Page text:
We love to share other's stories and experiences when it comes to depression, mental illness, sobriety, anxiety and so much more because sometimes we can get to that point where we feel we are alone. So many of us struggle in different ways but we are not alone in our challenges and the more we are aware the more we can help others. Sheri share's her experience of living with Bipolar Depression and anxiety if you would like to share your story with us please click HERE and let us know. It's about people helping people and together we can do this!
My life’s story about living with bipolar depression and anxiety.
So here we go, my name is Sheri and I am 32 years old. I was born and raised in Redding California.
I was always a quiet little girl. My parents have pictures of me and I would never smile. I always kept to myself never wanted to do the sleepover thing. I knew I was different. I knew I didn’t think like most kids did. I was always what seemed like I was sad. I saw my first therapist at 8 years old, 8! I obviously didn’t know what mental illness meant at that age. It was more just talking with someone who understood.
"Age does not discriminate against mental illness and finding someone who you can talk to and that understands can do a lot. Sometimes I have found at that age it does not fix or solve the problem because the child may not understand but it also instills for them that it is ok to talk to someone about your feelings. We hold them in sometimes too much and if we do not learn how to share them it can do more harm than good."
Home life was never really bad. My parents are still together to this day. But what I didn’t realize until I got older is my dad was a huge alcoholic. It didn’t have an effect on me until I was in seventh grade. At 12 years old is when hell started to become my life.
At a young age, suicide touched my life with the loss of my uncle, my dad's brother in law. At 8 no one understands what suicide is or why but it is something that can touch your life and change it. Mental illness is real and does happen to even those who do not think it can. It was my first funeral and it is an event that has carried with me for life. Then my uncle Gary was my best friend, we had an amazing relationship he was my favorite person ever. He died from cancer and I was broken. I had no one to talk to, my mom was way too sensitive to talk about it and I didn’t want to bother my poor grandma about it. I wish I would have. So this is also when I noticed my dads drinking more, every Friday night he would get shit faced. So my mom and I would go shopping or stay with my grandma until we knew it was safe to go home. The combination of my uncle passing and having a drunk for a dad back then I would literally lock myself in my room and just blast my music. I felt trapped in my own head. This was how my life was for a really long time. I just wanted some escape from my head all the random thoughts that would never end just something to make it all stop!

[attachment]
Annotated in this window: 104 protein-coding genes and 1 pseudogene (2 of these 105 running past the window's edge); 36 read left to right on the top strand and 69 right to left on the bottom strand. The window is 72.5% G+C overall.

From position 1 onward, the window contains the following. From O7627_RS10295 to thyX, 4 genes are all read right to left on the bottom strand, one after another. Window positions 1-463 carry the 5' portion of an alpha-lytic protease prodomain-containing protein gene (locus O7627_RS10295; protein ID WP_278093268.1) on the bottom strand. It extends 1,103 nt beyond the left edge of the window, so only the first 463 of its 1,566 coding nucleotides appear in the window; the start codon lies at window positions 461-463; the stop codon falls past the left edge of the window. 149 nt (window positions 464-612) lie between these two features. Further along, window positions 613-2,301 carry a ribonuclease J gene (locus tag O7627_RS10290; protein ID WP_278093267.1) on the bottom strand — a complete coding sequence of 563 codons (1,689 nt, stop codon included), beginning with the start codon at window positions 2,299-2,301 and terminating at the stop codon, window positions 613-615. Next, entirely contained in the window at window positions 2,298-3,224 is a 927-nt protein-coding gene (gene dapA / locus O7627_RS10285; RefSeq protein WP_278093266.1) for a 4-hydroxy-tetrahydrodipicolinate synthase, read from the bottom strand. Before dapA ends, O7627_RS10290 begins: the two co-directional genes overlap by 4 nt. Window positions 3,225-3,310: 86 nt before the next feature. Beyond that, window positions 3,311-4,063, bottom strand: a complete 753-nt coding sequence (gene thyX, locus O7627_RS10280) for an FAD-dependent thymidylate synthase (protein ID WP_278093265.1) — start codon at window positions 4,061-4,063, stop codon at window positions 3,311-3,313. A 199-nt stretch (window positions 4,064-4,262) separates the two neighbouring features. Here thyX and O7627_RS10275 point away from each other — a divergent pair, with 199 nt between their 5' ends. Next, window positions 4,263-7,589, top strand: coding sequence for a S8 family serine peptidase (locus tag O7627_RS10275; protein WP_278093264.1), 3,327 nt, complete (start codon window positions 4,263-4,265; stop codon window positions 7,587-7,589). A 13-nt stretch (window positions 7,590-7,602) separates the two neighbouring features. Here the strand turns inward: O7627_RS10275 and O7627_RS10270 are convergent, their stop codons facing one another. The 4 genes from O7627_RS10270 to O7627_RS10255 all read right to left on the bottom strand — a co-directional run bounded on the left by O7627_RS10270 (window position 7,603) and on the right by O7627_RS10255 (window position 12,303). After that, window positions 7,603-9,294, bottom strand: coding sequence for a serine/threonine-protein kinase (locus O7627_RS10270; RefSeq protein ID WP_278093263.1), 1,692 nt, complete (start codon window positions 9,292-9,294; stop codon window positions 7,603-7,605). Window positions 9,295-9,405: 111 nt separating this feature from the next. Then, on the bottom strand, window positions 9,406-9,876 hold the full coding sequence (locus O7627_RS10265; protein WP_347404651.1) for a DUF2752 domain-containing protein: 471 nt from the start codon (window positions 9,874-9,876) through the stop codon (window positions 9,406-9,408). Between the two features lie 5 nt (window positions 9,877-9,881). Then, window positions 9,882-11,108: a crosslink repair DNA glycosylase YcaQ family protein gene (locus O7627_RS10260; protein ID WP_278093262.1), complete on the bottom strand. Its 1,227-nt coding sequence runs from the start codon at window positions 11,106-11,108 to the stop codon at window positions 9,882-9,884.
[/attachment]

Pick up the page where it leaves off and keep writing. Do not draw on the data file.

"Addiction is something I always touch on as a fellow addict in recovery that sometimes we have no idea who we affect. Our children and family can be the most important thing to us but because of our addiction, we can do so much damage without realizing it. When we have no one to talk to the effects can compound and not knowing how to express them can snowball into our later life. Always talk to your children the effects are huge and it opens up the line of communication."
That’s when I learned how to cut and scratch on myself, and I was free! The physical pain that I would inflict on myself made the mental pain go away even just for a few minutes it was amazing! So I became a cutter and it was an addiction. I hid it for years and years. Everything seemed to get better I felt better I just had this deep dark secret no one knew about. I started antidepressants for the first time and I finally felt better.
Around age 14 I started seeing this other doctor that seemed to use me as a pill tester is how it felt. He kept putting me on all these meds with these horrible side effects and I was like a walking zombie. Everything got worse again. I was totally unstable. I started smoking pot and having sex with literally anyone to just be able to feel again. It was horrible. And yes still cutting. I was 15 when I tried to kill myself for the first time. I took a bottle of Tylenol pm. I had a headache and just wanted to sleep forever. It didn’t work. I threw up and actually stayed awake the whole night. My parents have no clue even now until they read this and that’s okay!